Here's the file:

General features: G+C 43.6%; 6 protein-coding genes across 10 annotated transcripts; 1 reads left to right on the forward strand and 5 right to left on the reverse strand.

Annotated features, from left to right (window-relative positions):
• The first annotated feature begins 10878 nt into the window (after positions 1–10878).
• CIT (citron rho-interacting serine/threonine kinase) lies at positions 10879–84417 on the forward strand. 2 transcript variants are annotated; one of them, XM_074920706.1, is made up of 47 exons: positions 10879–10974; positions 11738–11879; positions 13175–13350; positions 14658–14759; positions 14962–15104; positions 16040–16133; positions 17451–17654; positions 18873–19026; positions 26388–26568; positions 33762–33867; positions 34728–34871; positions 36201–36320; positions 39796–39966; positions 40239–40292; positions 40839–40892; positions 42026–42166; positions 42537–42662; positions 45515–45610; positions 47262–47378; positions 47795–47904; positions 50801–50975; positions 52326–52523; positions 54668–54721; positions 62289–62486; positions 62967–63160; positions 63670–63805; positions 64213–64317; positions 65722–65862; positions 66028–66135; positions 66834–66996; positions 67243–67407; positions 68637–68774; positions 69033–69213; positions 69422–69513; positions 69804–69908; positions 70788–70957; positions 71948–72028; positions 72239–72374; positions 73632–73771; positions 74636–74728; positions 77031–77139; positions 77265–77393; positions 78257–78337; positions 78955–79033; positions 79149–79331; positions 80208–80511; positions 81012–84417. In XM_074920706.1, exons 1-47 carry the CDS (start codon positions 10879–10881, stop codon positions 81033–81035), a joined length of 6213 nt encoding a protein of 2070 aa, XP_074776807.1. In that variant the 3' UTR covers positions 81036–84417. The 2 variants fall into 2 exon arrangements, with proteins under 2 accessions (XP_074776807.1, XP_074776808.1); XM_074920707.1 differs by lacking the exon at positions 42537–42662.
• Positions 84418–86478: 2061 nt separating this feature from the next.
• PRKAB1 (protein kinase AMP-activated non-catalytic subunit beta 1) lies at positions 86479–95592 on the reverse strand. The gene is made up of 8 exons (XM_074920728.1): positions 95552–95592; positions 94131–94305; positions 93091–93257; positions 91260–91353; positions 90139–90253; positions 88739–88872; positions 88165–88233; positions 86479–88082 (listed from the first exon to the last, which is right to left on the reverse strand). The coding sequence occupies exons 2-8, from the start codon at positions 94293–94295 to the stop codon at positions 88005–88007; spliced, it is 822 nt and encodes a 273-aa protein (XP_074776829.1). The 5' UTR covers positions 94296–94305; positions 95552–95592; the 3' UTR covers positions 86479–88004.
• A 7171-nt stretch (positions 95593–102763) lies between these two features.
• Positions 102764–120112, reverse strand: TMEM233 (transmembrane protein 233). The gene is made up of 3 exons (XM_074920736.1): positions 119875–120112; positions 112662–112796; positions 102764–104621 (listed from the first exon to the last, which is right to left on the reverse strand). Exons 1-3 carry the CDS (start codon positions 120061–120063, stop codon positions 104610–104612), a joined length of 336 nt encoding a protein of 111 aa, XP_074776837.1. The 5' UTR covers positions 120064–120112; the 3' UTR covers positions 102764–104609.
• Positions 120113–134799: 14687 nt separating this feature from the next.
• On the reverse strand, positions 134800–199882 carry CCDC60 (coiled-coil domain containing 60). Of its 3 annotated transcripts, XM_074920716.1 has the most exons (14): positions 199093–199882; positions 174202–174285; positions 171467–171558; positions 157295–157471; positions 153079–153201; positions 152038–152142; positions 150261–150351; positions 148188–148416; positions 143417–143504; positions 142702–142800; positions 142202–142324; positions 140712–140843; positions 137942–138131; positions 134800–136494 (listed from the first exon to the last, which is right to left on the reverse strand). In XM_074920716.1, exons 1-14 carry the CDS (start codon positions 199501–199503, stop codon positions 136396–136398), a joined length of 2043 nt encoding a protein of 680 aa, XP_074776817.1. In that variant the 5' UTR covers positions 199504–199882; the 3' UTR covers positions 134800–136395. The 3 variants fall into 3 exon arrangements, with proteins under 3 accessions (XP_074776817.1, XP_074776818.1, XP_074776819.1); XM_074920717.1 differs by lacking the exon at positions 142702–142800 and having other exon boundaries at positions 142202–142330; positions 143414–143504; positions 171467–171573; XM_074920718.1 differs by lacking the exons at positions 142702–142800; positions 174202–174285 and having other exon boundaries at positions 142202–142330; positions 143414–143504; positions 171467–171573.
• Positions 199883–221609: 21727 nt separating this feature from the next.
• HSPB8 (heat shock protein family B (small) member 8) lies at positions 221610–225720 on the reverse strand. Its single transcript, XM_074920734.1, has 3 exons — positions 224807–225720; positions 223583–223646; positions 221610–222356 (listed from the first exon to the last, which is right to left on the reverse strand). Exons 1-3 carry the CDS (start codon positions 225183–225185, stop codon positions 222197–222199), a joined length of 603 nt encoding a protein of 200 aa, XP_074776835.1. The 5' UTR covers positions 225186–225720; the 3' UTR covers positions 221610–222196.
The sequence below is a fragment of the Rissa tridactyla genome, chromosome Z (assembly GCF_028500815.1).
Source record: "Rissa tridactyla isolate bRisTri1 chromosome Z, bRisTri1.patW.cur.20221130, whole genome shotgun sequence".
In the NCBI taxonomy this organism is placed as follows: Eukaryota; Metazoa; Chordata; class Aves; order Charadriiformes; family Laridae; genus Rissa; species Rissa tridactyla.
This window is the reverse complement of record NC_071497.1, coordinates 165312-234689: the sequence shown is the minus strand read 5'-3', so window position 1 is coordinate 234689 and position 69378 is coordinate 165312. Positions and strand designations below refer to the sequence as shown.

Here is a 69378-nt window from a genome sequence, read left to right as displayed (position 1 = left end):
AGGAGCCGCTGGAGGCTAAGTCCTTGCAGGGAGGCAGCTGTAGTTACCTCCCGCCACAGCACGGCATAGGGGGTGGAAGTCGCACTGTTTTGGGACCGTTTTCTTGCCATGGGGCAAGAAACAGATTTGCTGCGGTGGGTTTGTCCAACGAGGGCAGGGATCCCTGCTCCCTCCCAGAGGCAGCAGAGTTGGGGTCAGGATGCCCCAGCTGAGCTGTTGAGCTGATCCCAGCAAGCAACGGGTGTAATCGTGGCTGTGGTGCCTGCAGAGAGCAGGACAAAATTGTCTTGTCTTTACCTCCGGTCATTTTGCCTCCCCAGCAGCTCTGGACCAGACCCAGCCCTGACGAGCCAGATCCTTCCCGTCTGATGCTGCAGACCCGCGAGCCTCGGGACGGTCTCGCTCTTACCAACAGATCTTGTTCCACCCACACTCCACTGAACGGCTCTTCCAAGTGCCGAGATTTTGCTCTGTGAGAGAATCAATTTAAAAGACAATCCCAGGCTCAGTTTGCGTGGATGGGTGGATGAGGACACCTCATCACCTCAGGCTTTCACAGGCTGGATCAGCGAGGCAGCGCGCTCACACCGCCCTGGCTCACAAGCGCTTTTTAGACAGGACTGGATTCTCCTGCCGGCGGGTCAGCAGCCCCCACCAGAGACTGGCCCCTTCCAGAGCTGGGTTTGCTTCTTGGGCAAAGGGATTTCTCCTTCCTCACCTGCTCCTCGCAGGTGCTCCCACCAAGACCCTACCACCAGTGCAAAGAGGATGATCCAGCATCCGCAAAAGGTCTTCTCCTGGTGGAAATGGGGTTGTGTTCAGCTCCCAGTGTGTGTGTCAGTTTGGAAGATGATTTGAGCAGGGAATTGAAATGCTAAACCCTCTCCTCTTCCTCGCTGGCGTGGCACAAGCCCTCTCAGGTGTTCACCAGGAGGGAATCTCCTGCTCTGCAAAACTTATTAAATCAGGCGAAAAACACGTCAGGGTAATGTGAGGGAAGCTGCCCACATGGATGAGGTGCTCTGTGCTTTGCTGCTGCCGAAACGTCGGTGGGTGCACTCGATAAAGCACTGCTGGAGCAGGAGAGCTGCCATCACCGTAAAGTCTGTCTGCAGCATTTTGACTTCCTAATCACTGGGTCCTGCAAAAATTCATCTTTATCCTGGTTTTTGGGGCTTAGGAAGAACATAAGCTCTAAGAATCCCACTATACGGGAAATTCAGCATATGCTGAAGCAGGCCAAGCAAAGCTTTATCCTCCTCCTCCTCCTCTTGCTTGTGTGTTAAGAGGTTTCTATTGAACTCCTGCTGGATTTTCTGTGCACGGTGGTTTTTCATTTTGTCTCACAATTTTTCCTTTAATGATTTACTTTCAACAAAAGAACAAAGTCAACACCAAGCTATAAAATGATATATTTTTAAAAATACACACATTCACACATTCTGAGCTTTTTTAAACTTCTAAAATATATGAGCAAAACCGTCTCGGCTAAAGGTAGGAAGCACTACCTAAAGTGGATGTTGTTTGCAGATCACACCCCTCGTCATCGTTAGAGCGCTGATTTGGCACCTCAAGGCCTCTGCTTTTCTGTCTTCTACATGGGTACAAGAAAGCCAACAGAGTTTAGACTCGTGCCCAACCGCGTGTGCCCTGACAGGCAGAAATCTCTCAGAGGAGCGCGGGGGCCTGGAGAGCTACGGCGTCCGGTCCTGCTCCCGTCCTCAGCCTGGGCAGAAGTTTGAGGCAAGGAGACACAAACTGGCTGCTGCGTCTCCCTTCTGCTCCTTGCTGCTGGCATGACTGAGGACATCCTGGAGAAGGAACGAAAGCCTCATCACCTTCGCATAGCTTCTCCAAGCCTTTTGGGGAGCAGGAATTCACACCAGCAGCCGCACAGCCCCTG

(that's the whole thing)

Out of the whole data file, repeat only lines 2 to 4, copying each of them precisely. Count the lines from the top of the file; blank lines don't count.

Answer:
Annotated features, from left to right (window-relative positions):
• The first annotated feature begins 10878 nt into the window (after positions 1–10878).
• CIT (citron rho-interacting serine/threonine kinase) lies at positions 10879–84417 on the forward strand. 2 transcript variants are annotated; one of them, XM_074920706.1, is made up of 47 exons: positions 10879–10974; positions 11738–11879; positions 13175–13350; positions 14658–14759; positions 14962–15104; positions 16040–16133; positions 17451–17654; positions 18873–19026; positions 26388–26568; positions 33762–33867; positions 34728–34871; positions 36201–36320; positions 39796–39966; positions 40239–40292; positions 40839–40892; positions 42026–42166; positions 42537–42662; positions 45515–45610; positions 47262–47378; positions 47795–47904; positions 50801–50975; positions 52326–52523; positions 54668–54721; positions 62289–62486; positions 62967–63160; positions 63670–63805; positions 64213–64317; positions 65722–65862; positions 66028–66135; positions 66834–66996; positions 67243–67407; positions 68637–68774; positions 69033–69213; positions 69422–69513; positions 69804–69908; positions 70788–70957; positions 71948–72028; positions 72239–72374; positions 73632–73771; positions 74636–74728; positions 77031–77139; positions 77265–77393; positions 78257–78337; positions 78955–79033; positions 79149–79331; positions 80208–80511; positions 81012–84417. In XM_074920706.1, exons 1-47 carry the CDS (start codon positions 10879–10881, stop codon positions 81033–81035), a joined length of 6213 nt encoding a protein of 2070 aa, XP_074776807.1. In that variant the 3' UTR covers positions 81036–84417. The 2 variants fall into 2 exon arrangements, with proteins under 2 accessions (XP_074776807.1, XP_074776808.1); XM_074920707.1 differs by lacking the exon at positions 42537–42662.